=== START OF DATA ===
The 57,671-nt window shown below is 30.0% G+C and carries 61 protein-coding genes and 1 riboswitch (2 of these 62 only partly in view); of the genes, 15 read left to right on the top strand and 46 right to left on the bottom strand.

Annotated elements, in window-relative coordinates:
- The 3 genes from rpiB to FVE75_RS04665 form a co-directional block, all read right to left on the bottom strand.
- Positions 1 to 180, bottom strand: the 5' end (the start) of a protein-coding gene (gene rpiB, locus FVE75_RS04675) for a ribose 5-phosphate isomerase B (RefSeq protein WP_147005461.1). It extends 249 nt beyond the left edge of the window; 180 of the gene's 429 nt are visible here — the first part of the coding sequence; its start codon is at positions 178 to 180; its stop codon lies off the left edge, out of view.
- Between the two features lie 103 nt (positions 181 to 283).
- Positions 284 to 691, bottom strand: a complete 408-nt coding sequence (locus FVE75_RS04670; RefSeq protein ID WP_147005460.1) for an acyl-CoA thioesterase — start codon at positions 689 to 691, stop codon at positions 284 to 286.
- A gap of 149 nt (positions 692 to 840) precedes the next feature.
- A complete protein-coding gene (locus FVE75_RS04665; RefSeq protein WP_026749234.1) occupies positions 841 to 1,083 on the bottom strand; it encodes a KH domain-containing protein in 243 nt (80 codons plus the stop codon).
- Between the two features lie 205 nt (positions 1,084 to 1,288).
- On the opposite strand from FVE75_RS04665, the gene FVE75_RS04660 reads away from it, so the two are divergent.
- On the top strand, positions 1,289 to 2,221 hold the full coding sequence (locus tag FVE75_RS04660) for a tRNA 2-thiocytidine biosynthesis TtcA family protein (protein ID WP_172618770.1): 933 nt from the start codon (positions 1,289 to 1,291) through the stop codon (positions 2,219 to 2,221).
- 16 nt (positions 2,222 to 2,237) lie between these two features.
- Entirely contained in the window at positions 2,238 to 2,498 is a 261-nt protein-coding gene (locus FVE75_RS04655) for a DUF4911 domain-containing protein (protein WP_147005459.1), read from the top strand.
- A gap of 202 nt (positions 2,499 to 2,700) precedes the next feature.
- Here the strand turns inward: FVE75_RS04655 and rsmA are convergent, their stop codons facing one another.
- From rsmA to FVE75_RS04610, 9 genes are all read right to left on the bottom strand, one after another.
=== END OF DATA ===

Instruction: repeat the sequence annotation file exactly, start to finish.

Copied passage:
The 57,671-nt window shown below is 30.0% G+C and carries 61 protein-coding genes and 1 riboswitch (2 of these 62 only partly in view); of the genes, 15 read left to right on the top strand and 46 right to left on the bottom strand.

Annotated elements, in window-relative coordinates:
- The 3 genes from rpiB to FVE75_RS04665 form a co-directional block, all read right to left on the bottom strand.
- Positions 1 to 180, bottom strand: the 5' end (the start) of a protein-coding gene (gene rpiB, locus FVE75_RS04675) for a ribose 5-phosphate isomerase B (RefSeq protein WP_147005461.1). It extends 249 nt beyond the left edge of the window; 180 of the gene's 429 nt are visible here — the first part of the coding sequence; its start codon is at positions 178 to 180; its stop codon lies off the left edge, out of view.
- Between the two features lie 103 nt (positions 181 to 283).
- Positions 284 to 691, bottom strand: a complete 408-nt coding sequence (locus FVE75_RS04670; RefSeq protein ID WP_147005460.1) for an acyl-CoA thioesterase — start codon at positions 689 to 691, stop codon at positions 284 to 286.
- A gap of 149 nt (positions 692 to 840) precedes the next feature.
- A complete protein-coding gene (locus FVE75_RS04665; RefSeq protein WP_026749234.1) occupies positions 841 to 1,083 on the bottom strand; it encodes a KH domain-containing protein in 243 nt (80 codons plus the stop codon).
- Between the two features lie 205 nt (positions 1,084 to 1,288).
- On the opposite strand from FVE75_RS04665, the gene FVE75_RS04660 reads away from it, so the two are divergent.
- On the top strand, positions 1,289 to 2,221 hold the full coding sequence (locus tag FVE75_RS04660) for a tRNA 2-thiocytidine biosynthesis TtcA family protein (protein ID WP_172618770.1): 933 nt from the start codon (positions 1,289 to 1,291) through the stop codon (positions 2,219 to 2,221).
- 16 nt (positions 2,222 to 2,237) lie between these two features.
- Entirely contained in the window at positions 2,238 to 2,498 is a 261-nt protein-coding gene (locus FVE75_RS04655) for a DUF4911 domain-containing protein (protein WP_147005459.1), read from the top strand.
- A gap of 202 nt (positions 2,499 to 2,700) precedes the next feature.
- Here the strand turns inward: FVE75_RS04655 and rsmA are convergent, their stop codons facing one another.
- From rsmA to FVE75_RS04610, 9 genes are all read right to left on the bottom strand, one after another.